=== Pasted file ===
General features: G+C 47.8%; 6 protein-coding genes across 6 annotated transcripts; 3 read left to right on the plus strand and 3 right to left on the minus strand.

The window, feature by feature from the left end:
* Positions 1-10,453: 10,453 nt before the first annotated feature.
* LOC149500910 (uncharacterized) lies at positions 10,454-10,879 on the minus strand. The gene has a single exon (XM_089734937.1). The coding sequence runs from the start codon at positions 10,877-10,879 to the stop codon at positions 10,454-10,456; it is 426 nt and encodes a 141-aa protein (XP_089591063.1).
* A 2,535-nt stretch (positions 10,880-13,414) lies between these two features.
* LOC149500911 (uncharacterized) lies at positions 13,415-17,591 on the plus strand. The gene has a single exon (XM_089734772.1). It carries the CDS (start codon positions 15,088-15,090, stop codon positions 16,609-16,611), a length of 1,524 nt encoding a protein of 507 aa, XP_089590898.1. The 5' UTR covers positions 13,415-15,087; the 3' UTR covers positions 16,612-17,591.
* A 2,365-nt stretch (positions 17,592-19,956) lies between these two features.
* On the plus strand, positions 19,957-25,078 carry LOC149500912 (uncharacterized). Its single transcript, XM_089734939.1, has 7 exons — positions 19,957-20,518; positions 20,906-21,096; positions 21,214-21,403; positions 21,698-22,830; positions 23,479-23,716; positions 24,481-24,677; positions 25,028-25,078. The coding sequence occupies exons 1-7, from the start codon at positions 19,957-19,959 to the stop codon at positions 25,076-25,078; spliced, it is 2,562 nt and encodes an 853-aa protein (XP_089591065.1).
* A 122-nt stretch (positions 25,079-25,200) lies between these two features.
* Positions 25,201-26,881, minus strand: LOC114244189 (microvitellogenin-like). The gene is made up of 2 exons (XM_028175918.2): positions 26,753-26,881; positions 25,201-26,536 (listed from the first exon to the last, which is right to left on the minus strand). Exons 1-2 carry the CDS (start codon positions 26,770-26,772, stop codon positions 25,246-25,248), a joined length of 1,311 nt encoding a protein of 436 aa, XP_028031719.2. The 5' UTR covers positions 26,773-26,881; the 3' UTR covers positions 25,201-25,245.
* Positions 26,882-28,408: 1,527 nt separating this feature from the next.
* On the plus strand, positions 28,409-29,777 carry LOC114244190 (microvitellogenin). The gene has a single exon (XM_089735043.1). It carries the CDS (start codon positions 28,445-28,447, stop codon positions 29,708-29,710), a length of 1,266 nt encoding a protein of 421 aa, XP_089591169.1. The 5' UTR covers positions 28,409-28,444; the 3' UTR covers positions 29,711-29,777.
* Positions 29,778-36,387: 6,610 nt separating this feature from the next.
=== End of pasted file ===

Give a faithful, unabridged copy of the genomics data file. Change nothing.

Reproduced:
General features: G+C 47.8%; 6 protein-coding genes across 6 annotated transcripts; 3 read left to right on the plus strand and 3 right to left on the minus strand.

The window, feature by feature from the left end:
* Positions 1-10,453: 10,453 nt before the first annotated feature.
* LOC149500910 (uncharacterized) lies at positions 10,454-10,879 on the minus strand. The gene has a single exon (XM_089734937.1). The coding sequence runs from the start codon at positions 10,877-10,879 to the stop codon at positions 10,454-10,456; it is 426 nt and encodes a 141-aa protein (XP_089591063.1).
* A 2,535-nt stretch (positions 10,880-13,414) lies between these two features.
* LOC149500911 (uncharacterized) lies at positions 13,415-17,591 on the plus strand. The gene has a single exon (XM_089734772.1). It carries the CDS (start codon positions 15,088-15,090, stop codon positions 16,609-16,611), a length of 1,524 nt encoding a protein of 507 aa, XP_089590898.1. The 5' UTR covers positions 13,415-15,087; the 3' UTR covers positions 16,612-17,591.
* A 2,365-nt stretch (positions 17,592-19,956) lies between these two features.
* On the plus strand, positions 19,957-25,078 carry LOC149500912 (uncharacterized). Its single transcript, XM_089734939.1, has 7 exons — positions 19,957-20,518; positions 20,906-21,096; positions 21,214-21,403; positions 21,698-22,830; positions 23,479-23,716; positions 24,481-24,677; positions 25,028-25,078. The coding sequence occupies exons 1-7, from the start codon at positions 19,957-19,959 to the stop codon at positions 25,076-25,078; spliced, it is 2,562 nt and encodes an 853-aa protein (XP_089591065.1).
* A 122-nt stretch (positions 25,079-25,200) lies between these two features.
* Positions 25,201-26,881, minus strand: LOC114244189 (microvitellogenin-like). The gene is made up of 2 exons (XM_028175918.2): positions 26,753-26,881; positions 25,201-26,536 (listed from the first exon to the last, which is right to left on the minus strand). Exons 1-2 carry the CDS (start codon positions 26,770-26,772, stop codon positions 25,246-25,248), a joined length of 1,311 nt encoding a protein of 436 aa, XP_028031719.2. The 5' UTR covers positions 26,773-26,881; the 3' UTR covers positions 25,201-25,245.
* Positions 26,882-28,408: 1,527 nt separating this feature from the next.
* On the plus strand, positions 28,409-29,777 carry LOC114244190 (microvitellogenin). The gene has a single exon (XM_089735043.1). It carries the CDS (start codon positions 28,445-28,447, stop codon positions 29,708-29,710), a length of 1,266 nt encoding a protein of 421 aa, XP_089591169.1. The 5' UTR covers positions 28,409-28,444; the 3' UTR covers positions 29,711-29,777.
* Positions 29,778-36,387: 6,610 nt separating this feature from the next.